Europe Hit Hard By Bird Flu Epidemic; Thousands Of Chickens To Be Slaughtered
Several European nations are under attack by a severe bird flu epidemic with reports of outbreaks of the deadly and highly contagious H5N8 virus that are coming from different parts of Germany, Switzerland and Austria.
Updated reports are suggesting that traces of the virus are also being found in Hungary, Poland, the Netherlands, Denmark and Croatia.
According to Mail Online, the outbreak seems to be particularly serious in Germany where the state of Schleswig-Holstein has confirmed one outbreak at a farm housing 30,000 chickens and 9,000 turkeys, all of which will now be culled. As a precautionary measure, the government has also sealed off an area of 1.2 square miles around Grumby.
Meanwhile, the Austrian Agency for Health and Food Safety has also confirmed a second outbreak at a chicken farm in Vorarlberg, located near the German and Swiss borders. The fate of more than 4,000 birds currently living in these facilities seems bleak as the authorities prepare to slaughter them to prevent the crisis from getting worse.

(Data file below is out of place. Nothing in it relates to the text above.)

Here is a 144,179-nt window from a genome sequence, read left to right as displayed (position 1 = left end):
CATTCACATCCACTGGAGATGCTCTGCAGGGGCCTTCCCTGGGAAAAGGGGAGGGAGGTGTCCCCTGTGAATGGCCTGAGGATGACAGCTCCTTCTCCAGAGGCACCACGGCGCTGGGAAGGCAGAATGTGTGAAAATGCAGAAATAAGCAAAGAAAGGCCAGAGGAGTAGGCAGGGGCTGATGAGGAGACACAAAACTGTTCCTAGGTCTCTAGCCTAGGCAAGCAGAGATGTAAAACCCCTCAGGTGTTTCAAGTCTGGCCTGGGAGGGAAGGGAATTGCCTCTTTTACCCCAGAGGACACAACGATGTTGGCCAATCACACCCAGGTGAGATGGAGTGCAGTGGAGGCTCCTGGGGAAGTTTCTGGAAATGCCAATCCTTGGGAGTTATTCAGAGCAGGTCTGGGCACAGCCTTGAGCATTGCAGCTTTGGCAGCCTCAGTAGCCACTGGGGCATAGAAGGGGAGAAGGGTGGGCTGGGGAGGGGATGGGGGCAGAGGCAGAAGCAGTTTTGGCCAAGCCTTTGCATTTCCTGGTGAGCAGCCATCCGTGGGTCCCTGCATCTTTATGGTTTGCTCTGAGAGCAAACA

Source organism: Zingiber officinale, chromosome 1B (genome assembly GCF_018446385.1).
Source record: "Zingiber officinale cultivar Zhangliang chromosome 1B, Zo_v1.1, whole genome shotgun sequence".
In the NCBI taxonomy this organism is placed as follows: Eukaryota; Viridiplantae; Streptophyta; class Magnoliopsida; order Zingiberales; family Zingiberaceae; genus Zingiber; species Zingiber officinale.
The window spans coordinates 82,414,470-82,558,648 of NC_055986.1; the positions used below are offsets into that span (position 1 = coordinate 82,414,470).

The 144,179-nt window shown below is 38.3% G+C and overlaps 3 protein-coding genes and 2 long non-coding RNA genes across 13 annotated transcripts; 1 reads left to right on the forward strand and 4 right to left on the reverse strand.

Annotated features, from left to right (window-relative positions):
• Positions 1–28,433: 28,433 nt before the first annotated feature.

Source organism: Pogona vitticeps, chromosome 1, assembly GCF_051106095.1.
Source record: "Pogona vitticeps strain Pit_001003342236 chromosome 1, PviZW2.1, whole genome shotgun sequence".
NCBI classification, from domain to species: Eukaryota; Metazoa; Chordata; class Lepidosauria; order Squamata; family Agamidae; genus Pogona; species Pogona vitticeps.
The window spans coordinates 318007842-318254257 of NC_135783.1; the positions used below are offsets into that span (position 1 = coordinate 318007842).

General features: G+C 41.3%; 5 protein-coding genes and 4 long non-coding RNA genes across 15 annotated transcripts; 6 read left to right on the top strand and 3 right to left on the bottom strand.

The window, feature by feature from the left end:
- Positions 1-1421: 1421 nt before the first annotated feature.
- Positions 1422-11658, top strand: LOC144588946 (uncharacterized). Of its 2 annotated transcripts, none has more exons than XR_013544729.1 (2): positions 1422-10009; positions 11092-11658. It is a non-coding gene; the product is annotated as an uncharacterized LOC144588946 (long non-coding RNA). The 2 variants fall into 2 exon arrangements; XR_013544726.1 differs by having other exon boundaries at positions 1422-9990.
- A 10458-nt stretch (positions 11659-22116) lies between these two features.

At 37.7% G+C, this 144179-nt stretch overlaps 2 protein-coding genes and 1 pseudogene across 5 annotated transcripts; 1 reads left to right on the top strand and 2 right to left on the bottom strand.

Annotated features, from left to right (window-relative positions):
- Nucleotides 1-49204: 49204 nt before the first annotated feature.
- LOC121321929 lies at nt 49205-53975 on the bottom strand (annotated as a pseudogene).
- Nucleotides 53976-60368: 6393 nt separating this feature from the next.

However, the move may have come a bit too late as another Austrian poultry farm close to that chicken farm was reportedly tested positive for H5N8.
Unfortunately, for people whose livelihood depends on these poultry farms, the outbreak has hit the region at the worst possible time.
"Christmas is when we see our main turnover. We have to kill about 1,000 animals," said Klaus Flatz, an Austrian farmer, reports Express.
"For us this is a huge challenge to deal with both physically and mentally. We will have to see how we can cope with the situation economically."
Meanwhile, dead birds found along Lake Geneva in Switzerland have also been tested positive for the virus, indicating that it is sweeping through the neighboring countries, too. The challenge for the authorities will be to prevent migratory birds to spread the disease to farm poultries.
The H5N8 does not directly affect humans -- at least, not so far -- but the strain is virulent in wild birds.